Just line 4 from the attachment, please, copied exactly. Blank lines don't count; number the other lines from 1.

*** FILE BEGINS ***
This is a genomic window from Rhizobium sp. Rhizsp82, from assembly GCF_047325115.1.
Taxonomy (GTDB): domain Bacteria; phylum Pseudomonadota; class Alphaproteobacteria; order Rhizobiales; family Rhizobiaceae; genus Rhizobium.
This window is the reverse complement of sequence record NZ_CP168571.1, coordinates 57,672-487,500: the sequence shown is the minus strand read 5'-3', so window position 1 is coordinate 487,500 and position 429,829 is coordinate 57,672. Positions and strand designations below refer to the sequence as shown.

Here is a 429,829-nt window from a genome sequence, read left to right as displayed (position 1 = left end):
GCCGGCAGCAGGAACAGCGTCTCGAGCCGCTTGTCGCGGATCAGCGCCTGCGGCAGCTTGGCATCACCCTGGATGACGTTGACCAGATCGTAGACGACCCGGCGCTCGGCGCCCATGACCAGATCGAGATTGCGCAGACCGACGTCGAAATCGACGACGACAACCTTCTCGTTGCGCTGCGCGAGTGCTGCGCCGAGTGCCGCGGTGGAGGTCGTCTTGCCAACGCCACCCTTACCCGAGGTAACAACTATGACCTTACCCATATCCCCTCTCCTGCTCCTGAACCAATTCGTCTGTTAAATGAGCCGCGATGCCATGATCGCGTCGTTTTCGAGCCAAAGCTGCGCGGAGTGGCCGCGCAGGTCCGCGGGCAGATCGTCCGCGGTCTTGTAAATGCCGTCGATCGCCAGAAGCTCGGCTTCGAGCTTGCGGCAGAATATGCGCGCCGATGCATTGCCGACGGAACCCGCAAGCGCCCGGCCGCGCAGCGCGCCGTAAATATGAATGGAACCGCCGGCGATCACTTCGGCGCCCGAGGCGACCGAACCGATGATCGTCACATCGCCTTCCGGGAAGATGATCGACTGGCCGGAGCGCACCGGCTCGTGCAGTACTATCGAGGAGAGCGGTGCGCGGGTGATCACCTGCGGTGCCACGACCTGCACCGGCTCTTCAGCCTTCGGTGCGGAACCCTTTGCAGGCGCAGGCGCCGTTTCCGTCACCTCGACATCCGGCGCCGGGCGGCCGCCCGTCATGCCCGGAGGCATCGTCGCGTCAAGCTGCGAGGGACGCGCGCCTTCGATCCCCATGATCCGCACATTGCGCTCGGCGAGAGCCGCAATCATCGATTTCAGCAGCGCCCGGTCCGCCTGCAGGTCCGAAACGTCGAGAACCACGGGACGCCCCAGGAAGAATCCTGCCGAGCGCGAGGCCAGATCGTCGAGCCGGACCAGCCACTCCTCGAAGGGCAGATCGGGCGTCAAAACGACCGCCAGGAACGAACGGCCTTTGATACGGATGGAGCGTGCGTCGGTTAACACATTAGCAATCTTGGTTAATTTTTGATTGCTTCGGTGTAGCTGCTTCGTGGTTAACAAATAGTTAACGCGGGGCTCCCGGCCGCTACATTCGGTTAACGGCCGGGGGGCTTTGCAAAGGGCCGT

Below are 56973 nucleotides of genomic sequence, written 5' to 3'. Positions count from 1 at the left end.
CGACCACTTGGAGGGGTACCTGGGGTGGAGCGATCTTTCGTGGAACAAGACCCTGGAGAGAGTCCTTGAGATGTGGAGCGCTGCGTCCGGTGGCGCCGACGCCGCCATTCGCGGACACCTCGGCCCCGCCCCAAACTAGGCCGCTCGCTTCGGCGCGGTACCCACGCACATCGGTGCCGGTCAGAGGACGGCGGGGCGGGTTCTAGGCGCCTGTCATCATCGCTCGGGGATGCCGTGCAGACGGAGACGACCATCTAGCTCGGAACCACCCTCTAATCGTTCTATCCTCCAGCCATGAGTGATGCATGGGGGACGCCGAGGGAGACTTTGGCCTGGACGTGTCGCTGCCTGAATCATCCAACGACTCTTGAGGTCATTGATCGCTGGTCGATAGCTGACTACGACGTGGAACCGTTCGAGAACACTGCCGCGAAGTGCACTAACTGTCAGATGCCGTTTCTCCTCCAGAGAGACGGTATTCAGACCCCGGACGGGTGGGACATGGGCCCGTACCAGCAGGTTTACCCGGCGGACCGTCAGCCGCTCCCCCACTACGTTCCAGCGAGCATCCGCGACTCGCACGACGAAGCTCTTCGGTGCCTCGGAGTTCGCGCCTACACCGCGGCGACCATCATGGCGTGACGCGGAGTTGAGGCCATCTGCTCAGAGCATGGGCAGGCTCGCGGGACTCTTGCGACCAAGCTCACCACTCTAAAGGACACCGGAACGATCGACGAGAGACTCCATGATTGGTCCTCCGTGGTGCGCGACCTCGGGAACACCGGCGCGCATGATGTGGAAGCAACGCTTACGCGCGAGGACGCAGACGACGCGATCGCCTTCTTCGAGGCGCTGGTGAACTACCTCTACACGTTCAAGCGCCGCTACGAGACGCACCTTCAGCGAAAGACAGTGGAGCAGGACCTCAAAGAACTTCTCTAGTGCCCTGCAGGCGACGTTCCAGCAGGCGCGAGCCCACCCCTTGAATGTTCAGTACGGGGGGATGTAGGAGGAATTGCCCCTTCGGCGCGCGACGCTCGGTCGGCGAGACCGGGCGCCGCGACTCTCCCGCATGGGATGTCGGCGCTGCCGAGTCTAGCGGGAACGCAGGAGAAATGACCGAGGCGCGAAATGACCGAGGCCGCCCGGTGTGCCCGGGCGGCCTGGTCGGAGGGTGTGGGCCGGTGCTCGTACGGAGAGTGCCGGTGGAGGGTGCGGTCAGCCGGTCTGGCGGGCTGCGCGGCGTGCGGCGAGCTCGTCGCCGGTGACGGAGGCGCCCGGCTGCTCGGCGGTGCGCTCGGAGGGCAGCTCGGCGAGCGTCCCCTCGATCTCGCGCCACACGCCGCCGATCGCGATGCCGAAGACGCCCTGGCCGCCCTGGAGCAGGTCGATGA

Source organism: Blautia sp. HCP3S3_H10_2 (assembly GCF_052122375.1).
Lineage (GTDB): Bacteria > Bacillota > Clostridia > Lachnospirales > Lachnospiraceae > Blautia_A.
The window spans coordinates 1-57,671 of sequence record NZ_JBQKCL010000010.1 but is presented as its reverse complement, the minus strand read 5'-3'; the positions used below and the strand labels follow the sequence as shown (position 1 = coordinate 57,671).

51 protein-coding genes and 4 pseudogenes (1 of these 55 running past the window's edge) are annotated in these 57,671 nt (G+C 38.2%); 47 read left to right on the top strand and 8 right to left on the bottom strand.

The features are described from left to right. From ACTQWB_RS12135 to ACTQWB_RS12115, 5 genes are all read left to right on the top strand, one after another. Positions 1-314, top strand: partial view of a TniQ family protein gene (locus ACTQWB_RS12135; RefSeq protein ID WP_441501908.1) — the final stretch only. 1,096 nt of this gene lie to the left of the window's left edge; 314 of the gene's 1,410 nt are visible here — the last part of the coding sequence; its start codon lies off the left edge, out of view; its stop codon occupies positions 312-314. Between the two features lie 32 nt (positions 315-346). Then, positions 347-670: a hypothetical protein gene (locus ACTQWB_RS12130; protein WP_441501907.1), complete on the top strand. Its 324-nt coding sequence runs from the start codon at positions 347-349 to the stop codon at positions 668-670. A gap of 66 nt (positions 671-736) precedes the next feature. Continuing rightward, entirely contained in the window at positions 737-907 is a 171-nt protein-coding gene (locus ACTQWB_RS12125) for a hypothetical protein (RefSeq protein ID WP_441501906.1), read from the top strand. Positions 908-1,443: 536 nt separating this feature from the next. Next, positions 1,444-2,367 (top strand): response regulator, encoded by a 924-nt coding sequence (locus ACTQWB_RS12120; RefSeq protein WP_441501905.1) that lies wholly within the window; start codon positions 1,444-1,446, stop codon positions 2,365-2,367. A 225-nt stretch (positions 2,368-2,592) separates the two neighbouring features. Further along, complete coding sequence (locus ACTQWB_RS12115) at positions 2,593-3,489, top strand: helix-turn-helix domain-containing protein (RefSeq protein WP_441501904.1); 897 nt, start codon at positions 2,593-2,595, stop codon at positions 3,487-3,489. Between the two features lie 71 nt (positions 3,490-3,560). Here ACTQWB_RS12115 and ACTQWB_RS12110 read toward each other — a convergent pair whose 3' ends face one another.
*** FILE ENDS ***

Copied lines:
Here is a 429,829-nt window from a genome sequence, read left to right as displayed (position 1 = left end):